Classic Cuban Mojito
by Darcy O'Neil on August 2010
The Mojito (pronounced: moe-hee-toe) is a classic Cuban cocktail most closely tied to Cuba's famous La Bodeguita del Medio bar. This drink is extremely refreshing and is a great cocktail to order on a hot summer day or when hitting the dance floor. The basic drink is remotely similar to limeade, but that's where the comparisons stop.
The first noticeable addition is mint. This provides a refreshing spark to the drink. The use of mint provides a cooling sensation on the tongue and lips when drinking, this is part of what makes it an exceptionally refreshing drink. Secondly, the rum gives the drink a little kick and balances out the drink. The limes provide the thirst quenching sourness that so many people crave in the heat. If possible, use key limes (Mexican limes) for this drink as they provide a crisp flavour. Also a good white rum, like Havana Club (3 Year Old) will give the drink a more authentic flavour, but any white rum will do. Using simple syrup is will help make your Mojito's better, since granular sugar doesn't dissolve to well in cold liquids. Gritty Mojito's aren't very appetizing.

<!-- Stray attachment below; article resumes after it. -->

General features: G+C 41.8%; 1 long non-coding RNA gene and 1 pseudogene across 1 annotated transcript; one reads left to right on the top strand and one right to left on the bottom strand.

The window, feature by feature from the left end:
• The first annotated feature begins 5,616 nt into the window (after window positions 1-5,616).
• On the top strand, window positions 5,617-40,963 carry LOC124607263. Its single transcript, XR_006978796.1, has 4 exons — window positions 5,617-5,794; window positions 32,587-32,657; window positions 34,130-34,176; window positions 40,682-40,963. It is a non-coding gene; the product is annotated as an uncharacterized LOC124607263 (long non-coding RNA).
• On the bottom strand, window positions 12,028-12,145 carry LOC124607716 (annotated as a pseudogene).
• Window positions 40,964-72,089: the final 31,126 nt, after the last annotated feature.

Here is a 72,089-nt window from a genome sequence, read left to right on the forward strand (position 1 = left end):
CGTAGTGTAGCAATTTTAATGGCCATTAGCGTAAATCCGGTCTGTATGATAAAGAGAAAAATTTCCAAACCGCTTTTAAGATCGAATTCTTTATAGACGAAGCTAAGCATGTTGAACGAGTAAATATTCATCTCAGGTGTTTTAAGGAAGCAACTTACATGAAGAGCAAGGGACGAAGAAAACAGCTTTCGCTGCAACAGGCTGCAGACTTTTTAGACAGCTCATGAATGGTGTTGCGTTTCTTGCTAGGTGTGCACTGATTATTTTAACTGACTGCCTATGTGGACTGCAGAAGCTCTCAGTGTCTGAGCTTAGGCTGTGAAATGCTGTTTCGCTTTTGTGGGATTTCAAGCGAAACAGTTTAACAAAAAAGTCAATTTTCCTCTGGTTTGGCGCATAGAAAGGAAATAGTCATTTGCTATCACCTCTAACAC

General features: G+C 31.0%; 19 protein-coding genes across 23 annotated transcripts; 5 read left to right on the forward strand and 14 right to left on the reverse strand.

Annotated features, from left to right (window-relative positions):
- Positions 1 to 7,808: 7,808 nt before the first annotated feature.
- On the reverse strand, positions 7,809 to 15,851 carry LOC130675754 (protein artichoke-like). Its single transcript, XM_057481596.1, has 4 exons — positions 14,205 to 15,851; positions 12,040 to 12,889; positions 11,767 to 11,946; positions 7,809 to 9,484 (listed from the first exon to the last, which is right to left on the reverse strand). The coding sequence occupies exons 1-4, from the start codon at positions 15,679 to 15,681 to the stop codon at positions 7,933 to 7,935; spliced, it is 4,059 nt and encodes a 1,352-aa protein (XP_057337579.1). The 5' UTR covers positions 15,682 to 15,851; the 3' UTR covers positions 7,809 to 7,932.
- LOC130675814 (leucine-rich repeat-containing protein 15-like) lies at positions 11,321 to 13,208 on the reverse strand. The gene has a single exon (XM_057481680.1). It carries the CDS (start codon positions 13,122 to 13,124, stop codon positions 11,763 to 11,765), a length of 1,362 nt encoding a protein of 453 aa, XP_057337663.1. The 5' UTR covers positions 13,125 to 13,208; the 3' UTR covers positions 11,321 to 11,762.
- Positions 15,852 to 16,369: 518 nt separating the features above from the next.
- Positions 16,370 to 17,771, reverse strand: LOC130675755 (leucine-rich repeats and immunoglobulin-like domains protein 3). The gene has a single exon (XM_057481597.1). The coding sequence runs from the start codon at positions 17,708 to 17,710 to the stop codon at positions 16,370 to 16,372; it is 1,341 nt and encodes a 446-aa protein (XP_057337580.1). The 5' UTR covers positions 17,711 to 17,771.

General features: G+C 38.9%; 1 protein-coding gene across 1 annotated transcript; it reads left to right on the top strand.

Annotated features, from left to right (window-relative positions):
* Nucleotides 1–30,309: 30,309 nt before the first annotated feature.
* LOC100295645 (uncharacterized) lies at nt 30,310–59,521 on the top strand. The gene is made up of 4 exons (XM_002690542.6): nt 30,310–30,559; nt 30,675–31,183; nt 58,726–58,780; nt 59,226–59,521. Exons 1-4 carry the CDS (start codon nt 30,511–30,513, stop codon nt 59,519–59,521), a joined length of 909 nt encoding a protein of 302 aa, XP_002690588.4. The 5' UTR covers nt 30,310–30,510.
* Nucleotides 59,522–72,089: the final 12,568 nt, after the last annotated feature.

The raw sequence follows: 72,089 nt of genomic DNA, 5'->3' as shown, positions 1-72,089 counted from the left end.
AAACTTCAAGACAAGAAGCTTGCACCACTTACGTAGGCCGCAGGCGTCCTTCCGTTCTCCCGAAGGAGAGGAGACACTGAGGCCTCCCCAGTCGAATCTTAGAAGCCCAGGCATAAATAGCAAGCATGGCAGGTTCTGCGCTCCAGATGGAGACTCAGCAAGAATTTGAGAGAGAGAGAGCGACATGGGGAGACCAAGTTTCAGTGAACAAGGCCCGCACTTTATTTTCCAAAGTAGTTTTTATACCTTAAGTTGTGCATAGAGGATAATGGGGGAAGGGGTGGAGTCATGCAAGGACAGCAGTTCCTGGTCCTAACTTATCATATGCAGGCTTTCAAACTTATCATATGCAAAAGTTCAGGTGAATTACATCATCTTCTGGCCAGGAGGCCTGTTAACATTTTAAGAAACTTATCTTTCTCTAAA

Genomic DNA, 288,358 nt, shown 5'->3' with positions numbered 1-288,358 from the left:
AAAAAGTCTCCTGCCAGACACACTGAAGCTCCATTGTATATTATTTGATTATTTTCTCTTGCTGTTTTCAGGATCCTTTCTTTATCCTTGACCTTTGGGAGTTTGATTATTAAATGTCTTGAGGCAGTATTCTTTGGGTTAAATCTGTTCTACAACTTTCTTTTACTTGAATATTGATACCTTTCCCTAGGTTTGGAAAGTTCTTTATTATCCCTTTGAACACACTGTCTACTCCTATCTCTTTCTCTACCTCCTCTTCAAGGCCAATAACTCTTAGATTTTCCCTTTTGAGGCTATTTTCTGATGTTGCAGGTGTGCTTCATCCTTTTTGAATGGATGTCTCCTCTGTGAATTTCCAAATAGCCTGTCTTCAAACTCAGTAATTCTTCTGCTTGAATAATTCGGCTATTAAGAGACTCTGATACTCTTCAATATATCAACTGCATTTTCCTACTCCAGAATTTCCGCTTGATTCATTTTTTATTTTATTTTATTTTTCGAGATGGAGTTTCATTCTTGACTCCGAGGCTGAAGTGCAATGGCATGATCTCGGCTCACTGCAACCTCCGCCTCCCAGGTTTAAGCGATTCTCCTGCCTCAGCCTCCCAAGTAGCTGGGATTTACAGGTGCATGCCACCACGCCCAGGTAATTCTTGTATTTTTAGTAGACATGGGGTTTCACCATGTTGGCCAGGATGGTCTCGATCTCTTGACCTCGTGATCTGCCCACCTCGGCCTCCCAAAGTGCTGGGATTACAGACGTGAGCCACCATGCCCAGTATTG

When preparing your Mojito, gently muddle the mint leaves with the simple syrup and lime juice. You don't want shredded leaves floating around in the drink. It doesn't make for good presentation and you just need to bruise the leaves to release the essential oils. After muddling pack lots of ice over the mint leaves to keep them from floating around. Add your rum and then top off with the soda water.
Some recipes call for bitters, but a genuine Cuban Mojito does not contain bitters.
Since the Mojito has gained more popularity, people have been creating unique and tasty variations. To keep this drink fresh try adding Perrier, lime flavoured Perrier or champagne in place of the club soda. You can also add berry puree, such as raspberry or mango. Or check out the Centaur which is a cognac and ginger ale cocktail based on the Mojito.